Imagine the people we will meet and the stories we will hear—more fascinating than any book we have ever read or any movie we have ever watched. And, speaking of movies, God must have all the happiest stories recorded in a technology far beyond our finest virtual-reality multimedia machines. Why not watch some of these ultramovies on His five dimensional surround sight discovery modules?

Iíve always wanted to have more time to spend with my friends and family. Maybe we will get together and spend a hundred years touring the west end of the Orion Nebula. Or we could have a garden party in my three-hundred-acre arboretum near Alpha Centauri. (After all, the Bible does hint of heavenly banquets!) I like to imagine my family and friends enjoying the most mouth watering gourmet food together—and itís all good for us, even the chocolate! Maybe I can find someone who loves to cook who will trade a few gourmet meals for a newly designed house. (The dishes, of course, will be dirtproof and wonít need cleaning.)

the greatest joy

The Bible suggests that what we will enjoy most about heaven is the joy of being with Jesus. That sounds rather pious and unlikely at first thought. But then I remember that even here on earth we prize above everything else our relationships with family and friends. It seems only natural that I will enjoy even more being with this incredibly caring divine Friend who never lets me down. His disciples certainly felt that way.

I know myself well enough to realize that I would not be satisfied just wandering around, pleasing myself throughout eternity. I need to feel that I am doing something meaningful, something that makes a difference in other peopleís lives. I suppose architecture could count for that, but I am glad to learn from the Bible that we will all have a place to serve God. Maybe I will be part of a heavenly gospel music group touring the universe to sing about what Jesus did for us. Or possibly I can help care for the gardens around His city palace in the New Jerusalem. Thereís plenty of time to try anything.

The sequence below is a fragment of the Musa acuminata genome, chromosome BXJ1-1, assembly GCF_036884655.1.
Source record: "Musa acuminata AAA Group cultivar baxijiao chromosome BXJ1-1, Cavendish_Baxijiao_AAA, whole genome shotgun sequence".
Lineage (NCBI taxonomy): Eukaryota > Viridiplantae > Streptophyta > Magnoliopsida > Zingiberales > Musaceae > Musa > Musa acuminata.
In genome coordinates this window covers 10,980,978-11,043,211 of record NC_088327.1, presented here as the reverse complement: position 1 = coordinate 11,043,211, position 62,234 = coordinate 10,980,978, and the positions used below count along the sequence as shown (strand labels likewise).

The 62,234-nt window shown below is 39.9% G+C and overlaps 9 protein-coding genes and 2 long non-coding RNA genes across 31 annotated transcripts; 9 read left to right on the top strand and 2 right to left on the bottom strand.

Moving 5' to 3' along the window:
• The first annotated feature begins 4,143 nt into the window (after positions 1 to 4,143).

Sometimes I wonder what makes me think I belong in heaven in the first place. I certainly havenít done anything particularly righteous or impressive to win my way there. Iím glad to know that God isnít interested in acting as a heavenly gatekeeper, trying to keep people out of heaven. Yet I appreciate the fact that He is committed to making sure that heaven will be a happy place for everyone. He designed His law carefully to describe how we can live so that we, and everyone else around us, can be happy.

If I werenít interested in keeping His law, I would be pretty miserable in heaven and so would the people who were stuck living near me. Iím thankful He allowed His Son to die to bring us forgiveness and a new heart for positive living—because I have big plans for heaven.

1The Bible indicates that at Jesusí second coming, He will take His faithful people to heaven (see John 14:1–3; 1 Thessalonians 4:15–17). But the ultimate home of the faithful will be the earth restored to the beauty it had at the original creation, before sin corrupted it (see Matthew 5:5; Revelation 21, 22). In this article, while the author consistently uses the term heaven, she has in mind both the current dwelling place of God where the faithful will spend a relatively short time and more particularly, the new earth, which will be their final home in eternity.21 Corinthians 2:9.


Can't Wait for Heaven

by Teresa Reeve
  
From the August 2007 Signs